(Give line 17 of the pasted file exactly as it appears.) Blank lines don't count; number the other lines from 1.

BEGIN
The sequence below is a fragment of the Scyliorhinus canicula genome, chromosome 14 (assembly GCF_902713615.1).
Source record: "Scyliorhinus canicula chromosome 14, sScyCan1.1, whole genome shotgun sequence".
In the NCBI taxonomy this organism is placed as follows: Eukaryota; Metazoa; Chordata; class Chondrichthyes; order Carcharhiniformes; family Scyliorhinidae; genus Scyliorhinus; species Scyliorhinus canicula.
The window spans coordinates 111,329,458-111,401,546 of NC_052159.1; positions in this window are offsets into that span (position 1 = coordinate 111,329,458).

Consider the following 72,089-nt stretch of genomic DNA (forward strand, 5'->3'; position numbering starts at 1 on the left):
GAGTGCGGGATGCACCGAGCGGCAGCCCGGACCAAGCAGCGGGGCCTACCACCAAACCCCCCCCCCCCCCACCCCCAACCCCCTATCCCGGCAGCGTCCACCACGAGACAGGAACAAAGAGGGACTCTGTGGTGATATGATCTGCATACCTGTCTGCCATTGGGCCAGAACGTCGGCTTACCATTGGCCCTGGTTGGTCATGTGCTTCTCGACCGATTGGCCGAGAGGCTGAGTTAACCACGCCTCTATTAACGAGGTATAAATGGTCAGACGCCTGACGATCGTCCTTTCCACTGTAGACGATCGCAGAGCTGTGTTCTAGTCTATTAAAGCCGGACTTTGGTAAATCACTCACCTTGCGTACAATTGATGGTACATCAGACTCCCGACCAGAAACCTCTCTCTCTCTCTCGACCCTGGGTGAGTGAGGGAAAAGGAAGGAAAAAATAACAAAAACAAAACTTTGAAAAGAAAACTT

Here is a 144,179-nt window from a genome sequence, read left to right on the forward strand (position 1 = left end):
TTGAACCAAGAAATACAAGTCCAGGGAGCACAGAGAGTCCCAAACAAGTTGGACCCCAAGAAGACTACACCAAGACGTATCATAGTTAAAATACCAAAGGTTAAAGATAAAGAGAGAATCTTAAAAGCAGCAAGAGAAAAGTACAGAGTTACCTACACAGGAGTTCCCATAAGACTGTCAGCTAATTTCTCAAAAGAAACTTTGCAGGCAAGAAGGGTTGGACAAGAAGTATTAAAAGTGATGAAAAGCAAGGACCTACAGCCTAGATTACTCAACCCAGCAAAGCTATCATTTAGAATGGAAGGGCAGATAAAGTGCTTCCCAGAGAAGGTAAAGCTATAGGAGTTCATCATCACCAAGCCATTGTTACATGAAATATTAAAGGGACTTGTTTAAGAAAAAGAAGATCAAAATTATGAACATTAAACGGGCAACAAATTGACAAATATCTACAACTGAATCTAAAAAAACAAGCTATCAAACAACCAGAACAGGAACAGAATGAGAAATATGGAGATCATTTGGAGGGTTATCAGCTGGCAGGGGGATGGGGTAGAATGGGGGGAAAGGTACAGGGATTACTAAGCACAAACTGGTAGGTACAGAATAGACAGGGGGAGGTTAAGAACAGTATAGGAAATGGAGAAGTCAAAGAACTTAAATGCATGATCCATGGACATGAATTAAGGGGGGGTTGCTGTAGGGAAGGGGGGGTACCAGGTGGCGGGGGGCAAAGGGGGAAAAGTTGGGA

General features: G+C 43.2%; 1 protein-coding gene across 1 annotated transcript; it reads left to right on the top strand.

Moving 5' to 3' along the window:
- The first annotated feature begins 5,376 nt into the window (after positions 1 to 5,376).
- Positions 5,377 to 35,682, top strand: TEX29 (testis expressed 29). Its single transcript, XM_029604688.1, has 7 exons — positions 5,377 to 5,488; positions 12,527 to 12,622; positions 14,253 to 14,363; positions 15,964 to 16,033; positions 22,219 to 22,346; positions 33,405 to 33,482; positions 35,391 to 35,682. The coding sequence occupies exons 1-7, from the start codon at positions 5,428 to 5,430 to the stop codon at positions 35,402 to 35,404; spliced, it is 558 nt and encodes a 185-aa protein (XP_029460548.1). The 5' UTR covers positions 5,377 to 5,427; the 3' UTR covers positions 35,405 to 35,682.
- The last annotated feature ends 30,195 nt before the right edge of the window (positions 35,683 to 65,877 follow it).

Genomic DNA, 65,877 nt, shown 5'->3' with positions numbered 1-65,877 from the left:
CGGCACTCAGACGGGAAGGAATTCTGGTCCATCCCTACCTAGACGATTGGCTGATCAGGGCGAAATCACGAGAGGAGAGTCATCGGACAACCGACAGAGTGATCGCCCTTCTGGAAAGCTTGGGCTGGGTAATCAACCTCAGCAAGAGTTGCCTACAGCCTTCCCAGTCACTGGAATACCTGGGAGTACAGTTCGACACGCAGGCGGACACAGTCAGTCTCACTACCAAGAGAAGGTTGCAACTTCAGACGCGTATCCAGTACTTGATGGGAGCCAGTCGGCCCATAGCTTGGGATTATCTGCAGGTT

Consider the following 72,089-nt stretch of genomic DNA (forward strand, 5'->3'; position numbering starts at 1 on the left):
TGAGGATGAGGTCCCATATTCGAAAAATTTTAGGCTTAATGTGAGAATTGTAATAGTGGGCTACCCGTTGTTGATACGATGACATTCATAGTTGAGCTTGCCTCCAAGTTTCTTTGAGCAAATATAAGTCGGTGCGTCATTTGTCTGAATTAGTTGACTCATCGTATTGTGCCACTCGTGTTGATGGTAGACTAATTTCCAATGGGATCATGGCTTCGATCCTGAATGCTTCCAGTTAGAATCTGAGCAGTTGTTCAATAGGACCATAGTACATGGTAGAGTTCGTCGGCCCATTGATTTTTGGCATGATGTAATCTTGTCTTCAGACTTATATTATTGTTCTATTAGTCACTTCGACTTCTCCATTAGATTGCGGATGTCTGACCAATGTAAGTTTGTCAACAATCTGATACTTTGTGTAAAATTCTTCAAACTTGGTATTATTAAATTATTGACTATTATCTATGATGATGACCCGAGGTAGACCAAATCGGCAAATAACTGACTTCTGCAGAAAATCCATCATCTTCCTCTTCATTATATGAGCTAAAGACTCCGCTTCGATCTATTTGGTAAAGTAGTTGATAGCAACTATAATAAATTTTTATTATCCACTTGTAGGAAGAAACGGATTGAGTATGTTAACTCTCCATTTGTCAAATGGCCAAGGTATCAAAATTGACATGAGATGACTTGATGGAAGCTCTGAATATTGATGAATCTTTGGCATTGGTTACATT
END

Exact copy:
TGAGGATGAGGTCCCATATTCGAAAAATTTTAGGCTTAATGTGAGAATTGTAATAGTGGGCTACCCGTTGTTGATACGATGACATTCATAGTTGAGCTTGCCTCCAAGTTTCTTTGAGCAAATATAAGTCGGTGCGTCATTTGTCTGAATTAGTTGACTCATCGTATTGTGCCACTCGTGTTGATGGTAGACTAATTTCCAATGGGATCATGGCTTCGATCCTGAATGCTTCCAGTTAGAATCTGAGCAGTTGTTCAATAGGACCATAGTACATGGTAGAGTTCGTCGGCCCATTGATTTTTGGCATGATGTAATCTTGTCTTCAGACTTATATTATTGTTCTATTAGTCACTTCGACTTCTCCATTAGATTGCGGATGTCTGACCAATGTAAGTTTGTCAACAATCTGATACTTTGTGTAAAATTCTTCAAACTTGGTATTATTAAATTATTGACTATTATCTATGATGATGACCCGAGGTAGACCAAATCGGCAAATAACTGACTTCTGCAGAAAATCCATCATCTTCCTCTTCATTATATGAGCTAAAGACTCCGCTTCGATCTATTTGGTAAAGTAGTTGATAGCAACTATAATAAATTTTTATTATCCACTTGTAGGAAGAAACGGATTGAGTATGTTAACTCTCCATTTGTCAAATGGCCAAGGTATCAAAATTGACATGAGATGACTTGATGGAAGCTCTGAATATTGATGAATCTTTGGCATTGGTTACATT